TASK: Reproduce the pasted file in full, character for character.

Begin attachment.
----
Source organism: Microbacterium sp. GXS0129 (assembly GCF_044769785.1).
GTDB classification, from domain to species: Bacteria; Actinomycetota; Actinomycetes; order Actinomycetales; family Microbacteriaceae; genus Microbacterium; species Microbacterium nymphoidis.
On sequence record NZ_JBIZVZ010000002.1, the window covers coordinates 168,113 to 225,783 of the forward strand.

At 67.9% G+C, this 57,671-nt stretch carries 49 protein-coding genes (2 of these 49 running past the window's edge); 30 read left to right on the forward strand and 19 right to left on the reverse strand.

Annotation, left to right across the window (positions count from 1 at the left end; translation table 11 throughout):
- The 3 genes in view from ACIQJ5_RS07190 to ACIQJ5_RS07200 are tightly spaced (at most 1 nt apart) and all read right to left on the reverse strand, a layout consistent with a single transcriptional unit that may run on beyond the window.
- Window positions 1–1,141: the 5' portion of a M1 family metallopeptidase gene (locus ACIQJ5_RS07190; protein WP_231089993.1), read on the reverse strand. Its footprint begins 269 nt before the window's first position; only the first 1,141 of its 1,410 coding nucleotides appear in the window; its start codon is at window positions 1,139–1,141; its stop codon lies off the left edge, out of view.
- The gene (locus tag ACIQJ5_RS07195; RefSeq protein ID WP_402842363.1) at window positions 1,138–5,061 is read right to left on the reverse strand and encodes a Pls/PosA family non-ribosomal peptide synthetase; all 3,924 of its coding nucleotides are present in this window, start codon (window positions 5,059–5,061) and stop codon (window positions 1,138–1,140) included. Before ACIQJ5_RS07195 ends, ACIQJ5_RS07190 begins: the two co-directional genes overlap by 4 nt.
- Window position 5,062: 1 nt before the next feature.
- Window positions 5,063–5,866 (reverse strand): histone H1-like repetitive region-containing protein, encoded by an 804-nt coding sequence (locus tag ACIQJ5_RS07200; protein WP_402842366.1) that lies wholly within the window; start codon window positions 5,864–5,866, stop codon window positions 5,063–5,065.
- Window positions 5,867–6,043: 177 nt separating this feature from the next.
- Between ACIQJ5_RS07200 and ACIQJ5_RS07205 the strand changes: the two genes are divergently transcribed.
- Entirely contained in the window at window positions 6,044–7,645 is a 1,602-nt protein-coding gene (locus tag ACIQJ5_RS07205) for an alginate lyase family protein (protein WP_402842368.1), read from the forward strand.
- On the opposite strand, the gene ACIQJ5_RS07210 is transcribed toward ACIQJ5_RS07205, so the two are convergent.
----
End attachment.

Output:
Source organism: Microbacterium sp. GXS0129 (assembly GCF_044769785.1).
GTDB classification, from domain to species: Bacteria; Actinomycetota; Actinomycetes; order Actinomycetales; family Microbacteriaceae; genus Microbacterium; species Microbacterium nymphoidis.
On sequence record NZ_JBIZVZ010000002.1, the window covers coordinates 168,113 to 225,783 of the forward strand.

At 67.9% G+C, this 57,671-nt stretch carries 49 protein-coding genes (2 of these 49 running past the window's edge); 30 read left to right on the forward strand and 19 right to left on the reverse strand.

Annotation, left to right across the window (positions count from 1 at the left end; translation table 11 throughout):
- The 3 genes in view from ACIQJ5_RS07190 to ACIQJ5_RS07200 are tightly spaced (at most 1 nt apart) and all read right to left on the reverse strand, a layout consistent with a single transcriptional unit that may run on beyond the window.
- Window positions 1–1,141: the 5' portion of a M1 family metallopeptidase gene (locus ACIQJ5_RS07190; protein WP_231089993.1), read on the reverse strand. Its footprint begins 269 nt before the window's first position; only the first 1,141 of its 1,410 coding nucleotides appear in the window; its start codon is at window positions 1,139–1,141; its stop codon lies off the left edge, out of view.
- The gene (locus tag ACIQJ5_RS07195; RefSeq protein ID WP_402842363.1) at window positions 1,138–5,061 is read right to left on the reverse strand and encodes a Pls/PosA family non-ribosomal peptide synthetase; all 3,924 of its coding nucleotides are present in this window, start codon (window positions 5,059–5,061) and stop codon (window positions 1,138–1,140) included. Before ACIQJ5_RS07195 ends, ACIQJ5_RS07190 begins: the two co-directional genes overlap by 4 nt.
- Window position 5,062: 1 nt before the next feature.
- Window positions 5,063–5,866 (reverse strand): histone H1-like repetitive region-containing protein, encoded by an 804-nt coding sequence (locus tag ACIQJ5_RS07200; protein WP_402842366.1) that lies wholly within the window; start codon window positions 5,864–5,866, stop codon window positions 5,063–5,065.
- Window positions 5,867–6,043: 177 nt separating this feature from the next.
- Between ACIQJ5_RS07200 and ACIQJ5_RS07205 the strand changes: the two genes are divergently transcribed.
- Entirely contained in the window at window positions 6,044–7,645 is a 1,602-nt protein-coding gene (locus tag ACIQJ5_RS07205) for an alginate lyase family protein (protein WP_402842368.1), read from the forward strand.
- On the opposite strand, the gene ACIQJ5_RS07210 is transcribed toward ACIQJ5_RS07205, so the two are convergent.